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Why We Should Talk to Our Kids About Class and Privilege

I remember the very first, rather generic conversation I had with my daughter when she was in elementary school about how her life compared with the lives of other children on this planet.
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I remember the very first, rather generic conversation I had with my daughter when she was in elementary school about how her life compared with the lives of other children on this planet. I drew a triangle for her and said, "The tippy-top point is where the richest and most fortunate people in the world are. There are very few of them. At the bottom of the pyramid is where the poorest people who struggle the most are, and there are a lot of them. Where do you think you are?" She pointed to the middle of the triangle. Ack! Where had I gone wrong?


Part of me was surprised, but part of me really wasn't. After all, in her immediate world of her town, neighborhood, and school, she was in the middle socioeconomically. I learned something that day. I had not thought much about it before that impromptu drawing lesson, but I thought about it a lot afterward. I realized I wanted to raise a child who understood very clearly how fortunate she was and who did not take her advantages for granted.

More importantly, I wanted her to feel that the rental fee for her place at the top of the global wealth pyramid was some sort of activism, philanthropy, or simple exercising of informed citizenship. We talked about that a lot over the years, and I think it made a difference. I did not want her to grow up bubble-wrapped and self-absorbed. Let's be honest -- that's how it is by and large for many American children from reasonably well-to-do homes.

I was very lucky to be able to give my daughter the best possible education, to raise her in a safe neighborhood with lots of nature all around her, and to set her up for a happy and successful future. I wouldn't trade it. Do I have survivor's guilt? Absolutely. After all, how could I help noticing that around this country and around the world, millions of children live in poverty, do not attend school, and often do not even survive their own childhoods, especially girls?

The vast majority of charitable contributions given by the wealthy are tax write-offs given to institutions that serve their own kind, such as theaters, museums, opera houses, libraries, prep schools, universities, and other bastions of privilege -- not to the truly needy. I am outraged by that fact, and want to stick my fingers in my ears and shout la la la! every time some politician suggests we do not need government to provide a social safety net because churches and other philanthropic organizations in poor communities can do that on their own. With what? Toss me a high-grade nylon climbing rope and some crampons--I've slipped over the summit of Mount Hypocrisy and landed in the Crevasse of Bogus Dogma.


The older I get, the less patience I have for American navel-gazing. Impoverished parents working two or three jobs to keep the lights on are not usually blogging about how hard their circumstances are, but reasonably well-to-do parents who have the time to write about their parenting woes can do so. There are people who write about significant issues that educate us all, and then there are those who #humblebrag about how having an extremely gifted child is the worst problem in the world. The blogosphere has a large and broad spectrum of content. I do wonder, though, whose voices are we not hearing?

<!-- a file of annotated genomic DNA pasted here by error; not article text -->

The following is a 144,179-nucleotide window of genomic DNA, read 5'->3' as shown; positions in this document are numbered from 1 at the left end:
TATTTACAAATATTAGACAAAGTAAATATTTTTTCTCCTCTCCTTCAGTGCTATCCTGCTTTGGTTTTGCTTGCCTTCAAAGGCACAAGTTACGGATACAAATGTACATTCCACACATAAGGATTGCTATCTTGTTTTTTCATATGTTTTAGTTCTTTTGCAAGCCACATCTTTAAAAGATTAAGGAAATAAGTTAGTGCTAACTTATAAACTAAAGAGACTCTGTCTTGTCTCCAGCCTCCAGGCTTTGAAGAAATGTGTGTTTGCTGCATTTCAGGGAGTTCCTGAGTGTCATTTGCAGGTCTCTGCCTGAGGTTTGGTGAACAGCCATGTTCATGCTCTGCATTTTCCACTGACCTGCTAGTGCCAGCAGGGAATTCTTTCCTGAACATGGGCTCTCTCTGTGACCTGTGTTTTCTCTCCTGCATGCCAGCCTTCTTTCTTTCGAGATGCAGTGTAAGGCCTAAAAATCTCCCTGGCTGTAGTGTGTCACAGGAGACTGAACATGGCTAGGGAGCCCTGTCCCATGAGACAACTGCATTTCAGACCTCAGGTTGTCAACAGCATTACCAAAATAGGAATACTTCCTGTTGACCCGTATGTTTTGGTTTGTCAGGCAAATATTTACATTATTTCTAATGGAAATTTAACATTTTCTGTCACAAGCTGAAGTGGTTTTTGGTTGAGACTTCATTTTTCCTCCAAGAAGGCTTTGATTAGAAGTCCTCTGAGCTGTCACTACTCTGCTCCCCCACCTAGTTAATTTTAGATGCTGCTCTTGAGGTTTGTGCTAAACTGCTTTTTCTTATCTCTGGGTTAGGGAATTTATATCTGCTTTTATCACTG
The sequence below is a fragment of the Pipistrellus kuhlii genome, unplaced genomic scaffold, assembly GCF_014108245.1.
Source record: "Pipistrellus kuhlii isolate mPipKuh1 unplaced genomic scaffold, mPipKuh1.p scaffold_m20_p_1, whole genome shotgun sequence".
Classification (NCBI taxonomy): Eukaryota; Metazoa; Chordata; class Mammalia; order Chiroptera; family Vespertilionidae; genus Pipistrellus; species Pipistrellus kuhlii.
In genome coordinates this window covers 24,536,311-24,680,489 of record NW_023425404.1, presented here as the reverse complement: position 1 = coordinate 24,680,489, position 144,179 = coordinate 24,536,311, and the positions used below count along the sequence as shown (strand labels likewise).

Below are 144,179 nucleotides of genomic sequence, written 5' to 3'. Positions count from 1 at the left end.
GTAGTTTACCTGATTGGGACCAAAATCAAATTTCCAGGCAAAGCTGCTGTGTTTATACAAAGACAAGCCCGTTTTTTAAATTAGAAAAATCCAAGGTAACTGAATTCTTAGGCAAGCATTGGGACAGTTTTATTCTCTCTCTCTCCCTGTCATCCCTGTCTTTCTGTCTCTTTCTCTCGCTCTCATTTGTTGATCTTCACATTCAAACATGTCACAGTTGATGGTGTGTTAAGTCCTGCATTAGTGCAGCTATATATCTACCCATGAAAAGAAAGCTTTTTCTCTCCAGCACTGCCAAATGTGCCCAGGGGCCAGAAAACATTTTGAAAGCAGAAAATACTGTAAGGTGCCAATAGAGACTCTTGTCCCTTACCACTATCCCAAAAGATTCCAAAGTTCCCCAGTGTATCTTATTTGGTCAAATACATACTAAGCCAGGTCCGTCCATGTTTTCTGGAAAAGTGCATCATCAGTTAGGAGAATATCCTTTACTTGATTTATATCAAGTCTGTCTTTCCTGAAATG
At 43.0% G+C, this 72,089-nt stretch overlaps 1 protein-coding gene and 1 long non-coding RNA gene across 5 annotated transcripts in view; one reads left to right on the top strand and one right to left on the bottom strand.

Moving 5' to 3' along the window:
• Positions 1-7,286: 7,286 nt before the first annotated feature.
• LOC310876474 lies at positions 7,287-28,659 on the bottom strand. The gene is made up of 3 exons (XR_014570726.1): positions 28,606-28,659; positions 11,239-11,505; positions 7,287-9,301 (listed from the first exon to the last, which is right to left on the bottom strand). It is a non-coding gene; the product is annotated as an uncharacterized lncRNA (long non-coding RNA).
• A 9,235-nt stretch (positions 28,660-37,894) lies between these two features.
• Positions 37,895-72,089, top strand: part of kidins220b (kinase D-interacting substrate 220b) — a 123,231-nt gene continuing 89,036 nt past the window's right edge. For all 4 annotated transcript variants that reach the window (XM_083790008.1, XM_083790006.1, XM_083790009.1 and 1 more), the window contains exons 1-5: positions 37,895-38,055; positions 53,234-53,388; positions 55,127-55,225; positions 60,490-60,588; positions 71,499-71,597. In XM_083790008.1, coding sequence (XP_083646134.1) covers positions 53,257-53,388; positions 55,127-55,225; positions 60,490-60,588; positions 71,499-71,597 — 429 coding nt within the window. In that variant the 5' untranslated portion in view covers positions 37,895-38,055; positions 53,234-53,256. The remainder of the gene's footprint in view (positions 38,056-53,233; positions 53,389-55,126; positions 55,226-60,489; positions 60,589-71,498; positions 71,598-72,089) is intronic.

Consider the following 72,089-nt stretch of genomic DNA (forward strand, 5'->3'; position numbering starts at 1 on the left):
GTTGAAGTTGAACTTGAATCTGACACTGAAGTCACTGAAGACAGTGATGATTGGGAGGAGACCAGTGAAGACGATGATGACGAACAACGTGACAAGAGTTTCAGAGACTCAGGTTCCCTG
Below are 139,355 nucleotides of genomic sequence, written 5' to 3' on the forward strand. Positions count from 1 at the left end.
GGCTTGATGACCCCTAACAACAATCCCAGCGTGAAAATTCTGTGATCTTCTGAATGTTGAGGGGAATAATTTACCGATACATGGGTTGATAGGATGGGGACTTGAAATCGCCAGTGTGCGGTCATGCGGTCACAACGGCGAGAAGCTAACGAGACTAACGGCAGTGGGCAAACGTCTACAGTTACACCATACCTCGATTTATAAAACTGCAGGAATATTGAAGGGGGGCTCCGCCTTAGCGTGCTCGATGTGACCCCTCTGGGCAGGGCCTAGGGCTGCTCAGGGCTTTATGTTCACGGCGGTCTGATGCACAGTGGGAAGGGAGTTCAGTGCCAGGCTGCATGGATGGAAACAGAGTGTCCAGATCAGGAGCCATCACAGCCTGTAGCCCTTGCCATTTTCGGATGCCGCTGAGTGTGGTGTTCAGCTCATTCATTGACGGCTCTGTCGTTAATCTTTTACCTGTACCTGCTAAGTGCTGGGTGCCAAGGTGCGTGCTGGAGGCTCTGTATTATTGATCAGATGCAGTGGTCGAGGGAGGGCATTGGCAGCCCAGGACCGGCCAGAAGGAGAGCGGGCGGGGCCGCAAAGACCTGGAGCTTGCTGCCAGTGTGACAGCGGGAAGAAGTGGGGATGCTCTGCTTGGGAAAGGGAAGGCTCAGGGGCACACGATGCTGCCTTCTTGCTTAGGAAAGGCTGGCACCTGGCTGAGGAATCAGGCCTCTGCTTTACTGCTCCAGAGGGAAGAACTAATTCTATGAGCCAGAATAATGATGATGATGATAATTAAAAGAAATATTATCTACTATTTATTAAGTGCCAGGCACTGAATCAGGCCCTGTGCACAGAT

Every time I read a whiny article about how difficult parenting is because kids fight or don't sleep enough, I simultaneously think to myself, "Oh yes, parenting is really tough, I remember those days" and "You think parenting is hard? I'll show you hard. Check out this picture of a woman in Africa carrying a bucket of water on her head the size of a pedicure spa in 110-degree heat with a baby strapped to her back. Now that's hard!"


But I don't. Online community is an important village for parents who are often geographically separated from their families or for other reasons feel isolated or need more support than what they can garner offline. It's just that...sigh.

I know, I know. Someone's greater difficulties elsewhere don't negate our own relative difficulties here. It's called the fallacy of relative privation. And a lot of parents work really hard to teach their children to be charitable to those in need, or to fight for social justice. They take them to soup kitchens or encourage them to have lemonade stands and donate the money to hurricane victims. Occasionally someone blogs about a truly outstanding, media-grabbing act of altruism by a child who wants to change the world and probably some day will.

I've done a lot of parenting writing, and lest someone call me out on my attention to first-world problems, I'll out myself first. Ha! Beat you to it! I hope that I've helped some parents, yet I know that the ones most in need of help are not reading this or anything else I've ever written. So, to those parents I do reach, please talk to your kids about class and privilege. I'll be writing more about that in the future, because the way I see things going in the world, we need to raise this generation of kids with as much empathy and compassion as possible.

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